General - Standards Watchdog - Do you help everyone to learn the rules?
"An ounce of prevention is worth a pound of cure"goes the saying. Having a strict coding standard is prevention. To create good code you must have good standards, such as commenting standards, naming standards, versioning standards and knowing the value of consistency.
But this can really only happen if you’re going to go the extra mile and stick your neck out and correct someone.
Every member of a team plays an important role in maintaining standards. Whether it's your work or someone else's, always keep an eye out for things that can be improved .
This rule applies to all company standards. Standards are important because they ensure your experience at work is consistent and enjoyable. For example, if there was no standard to stack the dishes in the dishwasher when you were finished using them, dishes would build up and create a big mess in the kitchen!
Be nice, not harsh
Small things = Tiny Tip
When the 'mistake' the person made is not an actual mistake, but something that the company has decided to do in one way for consistency, without a strong argument.
Tiny Tip: I’d use international format on your phone number so people outside Australia can just click to dial - as per https://rules.ssw.com.au/great-email-signatures
Figure: Good example - nicely informing of a small standard oversight
Important things = Tip
When there is a proven better way to do something different from what the person has done. You should try to include the reasons.
Tip: I noticed your email has a very generic subject: "website". Please resend with a descriptive email subject as per Rules to Better Email. This way it is easier to identify, categorize and find this email later, without having to open it :)
Figure: Good example - nicely informing of a better way to do something
Crucial things = Critical
When the error the person committed can lead to a misunderstanding or a security breach. You should include a task with action when necessary.
Critical: When sending a proposal never use the word "quote", but use "estimates" instead. As per Rules to Better Project Management we don't work with a fixed price, which is opposite to what the word "quote" implies. This might create different expectation and consequently frustration and legal problems with the client.
- Please fix asap
Figure: Good example - nicely informing of a critical mistake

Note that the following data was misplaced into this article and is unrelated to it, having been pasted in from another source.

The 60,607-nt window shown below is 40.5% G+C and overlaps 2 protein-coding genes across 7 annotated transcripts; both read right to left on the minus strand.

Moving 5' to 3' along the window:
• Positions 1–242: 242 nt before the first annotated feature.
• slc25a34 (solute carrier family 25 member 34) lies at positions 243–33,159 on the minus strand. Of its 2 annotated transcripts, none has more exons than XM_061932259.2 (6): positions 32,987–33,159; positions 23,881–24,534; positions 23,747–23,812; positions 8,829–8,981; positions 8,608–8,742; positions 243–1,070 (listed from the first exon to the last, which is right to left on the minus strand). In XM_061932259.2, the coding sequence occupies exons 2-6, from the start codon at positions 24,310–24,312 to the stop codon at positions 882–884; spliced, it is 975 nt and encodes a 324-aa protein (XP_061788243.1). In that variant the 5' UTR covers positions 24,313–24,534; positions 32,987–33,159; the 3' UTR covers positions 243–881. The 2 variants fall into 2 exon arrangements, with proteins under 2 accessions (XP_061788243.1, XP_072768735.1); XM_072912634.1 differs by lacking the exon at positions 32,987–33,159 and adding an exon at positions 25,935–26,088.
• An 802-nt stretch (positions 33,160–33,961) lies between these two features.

Coding - For Developers
When you come across an error, don't just fix it, as the developer who made it is likely to make it again. Instead, write an email to the person explaining what has been done wrong and how you would've improved the code. CC relevant parties to improve others, to collect your brownie points or to set a good example.
No one likes being corrected but hopefully, with everyone doing this in the office, it's not a matter of finger-pointing, it is working together to write better code or developing better solutions.
Tip: In code, if you don't know who made the mistake, use the annotate tool.
What if it's recurring?
When you notice someone doing the wrong thing:
- First time just send an email with a pointer to the rule
- The second time, have a very quick chat with them
- Third time call them in and give them a formal talk about it
Focus on the meat first
When you receive a great 'done' email or document, make sure you mention how great it is before correcting any potential error.
Timing is everything - Don't bottle it up
It can be tempting to offer your feedback as soon as you think of it, but it's better to hold off until the recipient is in a place where they can hear it. If a person is busy, distracted, or in a poor emotional state, chances are your feedback won’t hit the mark. Wait until the person is calm and relaxed before asking them if now is a good time to offer your feedback.
For more, check out Do you know to create a safe space instead of jumping into feedback?
When something is really personal, you can’t really correct someone unless you are a close friend and have credit with the person, so you should discretely ask your manager how to proceed in that specific case.
It's important to ensure others are doing their best to maintain and follow the standards. Remember, it can be just as important for someone's professional development to give feedback as it is to receive it. Being able to communicate feedback in an effective and professional manner can benefit you in any career.
To: Peter CC: Adam (Manager)
While you were away, I came across this page you edited, called ApplicationForm.aspx which was giving an error: 'The conversion of a char data type to a DateTime data type resulted in an out-of-range DateTime value.'
Please note that whilst inserting data from your Front End application, you should not use the format dd/mm/ yyyy . Instead, you should use yyyy /mm/dd as per Rules to Better Databases.
Let's fix it together when we get to work tomorrow.
Figure: Good example - nicely informing of a standards violation